April 4: Today in Christian History



April 4, 397

Death of Ambrose of Milan, a bishop of many talents. He will later be considered one of the four Latin fathers. He had been one of the “tools” God used to lead Augustine of Hippo to Christ.

April 4, 636

Death of Isidore, archbishop of Seville, a Spanish scholar famous for his Etymologies, an encyclopedia of early medieval knowledge that used liberal arts and secular learning as the foundation of Christian education.

April 4, 814

Death in Constantinople of Platon, an uncle of Theodore the Studite. The funeral oration Theodore composes for his uncle will become one of the most important sources for the history of Theodore’s family. (Theodore will be famous as a champion for the restoration of icons.)

April 4, 896

Death of controversial Pope Formosus. His bones will be exhumed and his corpse tried by Pope Stephen VI but he will be reburied with full honors in St. Peter’s the following year under Pope Romanus.

April 4, 1081

Emperor Alexius Comnenus is crowned emperor of the Eastern Roman Empire (Byzantine). He will do much to restore its strength and his appeal to the West for military assistance will be a major factor in instituting the crusades.

April 4, 1523

Leonard Kopp helps twelve nuns escape from their cloister at Nimschen in Saxony, hidden in his fish barrels. One of them, Katherina von Bora, will wed Martin Luther.

April 4, 1634

Death in Amsterdam of Episcopius, leading Arminian theologian.

April 4, 1660

King Charles II of England, still in exile, issues the Breda Declaration, making promises that he will violate soon after his return to England, among them “We do declare a liberty to tender consciences; and that no man shall be disquieted, or called in question, for differences of opinion in matters of religion which do not disturb the peace of the kingdom.” He will be a great persecutor of Presbyterians and of Independents such as John Bunyan.

April 4, 1687

King James II of England issues a Declaration of Indulgence, granting full liberty of worship in England. Because he goes around the constitution by not consulting Parliament, even many of its beneficiaries are displeased.

April 4, 1739

Handel’s oratorio Israel in Egypt receives its first complete performance at the King’s Theatre, London.

April 4, 1742

Charles Wesley preaches his famous sermon, “Awake, thou that sleepest,” to the University of Oxford. Printed, the sermon will became Methodism’s most popular tract.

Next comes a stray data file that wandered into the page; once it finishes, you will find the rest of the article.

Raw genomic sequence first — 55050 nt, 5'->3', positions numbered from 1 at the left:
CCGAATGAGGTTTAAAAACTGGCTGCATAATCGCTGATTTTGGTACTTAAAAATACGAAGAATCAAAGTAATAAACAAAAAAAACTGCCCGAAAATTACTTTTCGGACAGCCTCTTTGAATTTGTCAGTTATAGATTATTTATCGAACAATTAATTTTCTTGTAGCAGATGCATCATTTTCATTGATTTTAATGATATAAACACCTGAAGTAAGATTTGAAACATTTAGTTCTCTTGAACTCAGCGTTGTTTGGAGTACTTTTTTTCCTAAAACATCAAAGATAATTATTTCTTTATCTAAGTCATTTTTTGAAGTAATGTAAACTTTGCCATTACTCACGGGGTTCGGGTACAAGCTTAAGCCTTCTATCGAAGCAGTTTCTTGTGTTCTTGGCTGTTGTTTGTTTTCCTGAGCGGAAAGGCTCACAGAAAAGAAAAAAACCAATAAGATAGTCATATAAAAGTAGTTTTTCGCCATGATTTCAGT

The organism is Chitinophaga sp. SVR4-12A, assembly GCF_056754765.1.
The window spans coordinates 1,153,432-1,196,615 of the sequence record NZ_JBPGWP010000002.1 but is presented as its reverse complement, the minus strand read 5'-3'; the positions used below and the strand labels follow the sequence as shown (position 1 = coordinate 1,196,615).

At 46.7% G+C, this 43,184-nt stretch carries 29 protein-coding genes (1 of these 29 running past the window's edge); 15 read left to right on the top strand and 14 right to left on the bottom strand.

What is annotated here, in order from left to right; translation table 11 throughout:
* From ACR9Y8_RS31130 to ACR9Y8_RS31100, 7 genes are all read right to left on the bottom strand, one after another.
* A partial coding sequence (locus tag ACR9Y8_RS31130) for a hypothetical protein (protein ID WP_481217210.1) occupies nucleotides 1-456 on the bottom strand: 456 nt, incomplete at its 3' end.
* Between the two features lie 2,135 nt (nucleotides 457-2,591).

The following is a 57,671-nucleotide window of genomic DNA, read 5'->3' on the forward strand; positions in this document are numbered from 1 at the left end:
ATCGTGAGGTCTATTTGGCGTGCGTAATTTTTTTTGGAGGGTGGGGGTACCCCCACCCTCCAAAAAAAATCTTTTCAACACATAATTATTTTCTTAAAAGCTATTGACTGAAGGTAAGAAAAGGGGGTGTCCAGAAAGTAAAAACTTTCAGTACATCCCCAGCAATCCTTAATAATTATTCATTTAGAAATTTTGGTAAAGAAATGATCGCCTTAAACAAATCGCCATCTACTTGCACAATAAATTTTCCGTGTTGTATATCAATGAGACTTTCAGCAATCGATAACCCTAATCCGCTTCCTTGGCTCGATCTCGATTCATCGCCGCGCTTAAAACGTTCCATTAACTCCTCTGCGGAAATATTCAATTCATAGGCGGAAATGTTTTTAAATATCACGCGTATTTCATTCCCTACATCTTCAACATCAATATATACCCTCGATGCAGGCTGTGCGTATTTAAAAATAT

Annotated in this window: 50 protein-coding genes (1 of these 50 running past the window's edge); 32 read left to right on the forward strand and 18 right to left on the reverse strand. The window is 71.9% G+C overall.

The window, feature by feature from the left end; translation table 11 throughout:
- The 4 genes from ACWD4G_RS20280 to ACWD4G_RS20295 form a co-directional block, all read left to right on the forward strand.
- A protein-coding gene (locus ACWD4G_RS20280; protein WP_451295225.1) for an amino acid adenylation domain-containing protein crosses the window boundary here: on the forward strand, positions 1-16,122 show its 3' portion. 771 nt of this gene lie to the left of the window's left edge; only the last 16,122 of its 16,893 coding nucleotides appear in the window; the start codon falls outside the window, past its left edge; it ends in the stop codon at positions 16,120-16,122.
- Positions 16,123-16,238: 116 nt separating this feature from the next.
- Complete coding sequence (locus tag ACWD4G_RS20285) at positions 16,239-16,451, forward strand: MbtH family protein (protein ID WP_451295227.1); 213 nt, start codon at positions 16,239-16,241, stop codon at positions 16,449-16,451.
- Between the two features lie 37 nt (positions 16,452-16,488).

April 4, 1840

Death of John Campbell, a Scottish businessman, missionary, preacher, and philanthropist. He had founded a tract society, numerous Sunday schools, societies for disgraced women, and a Bible society. At the request of the London Missionary Society he had even inspected mission work in South Africa. Among his charitable activities he brought Africans to Britain for training and advocated the abolition of the slave trade.

April 4, 1889

Death from pneumonia of Asa Mahan, an American holiness leader and the first president of Oberlin College and of Adrian College. One of the last things he said to his wife Mary was, “Let us praise God, my dear, for all his goodness today before you go.”

April 4, 1944

The BBC broadcasts “The New Man,” the seventh and last of C.S. Lewis’s pre-recorded fifteen-minute talks known as “Beyond Personality,” all of which will later be included in his book Mere Christianity.

April 4, 1964

Brazil’s leading Catholics side with dictator General Castelo Branco against the social democrat João Goulart, issuing a manifesto entitled “Brazil Has Decided for Freedom” in which they denounce atheistic communism.

April 4, 1968

Assassination in Memphis, Tennessee, of Baptist minister the Rev. Martin Luther King, Jr., a vocal advocate of civil rights.

April 4, 1995

Death of Sun Yanli, a hymn-writer and an eminent leader in the Three-Self Patriotic Church, the government-sanctioned church of China. Despite his associations, he was cruelly persecuted for several years during the Cultural Revolution.

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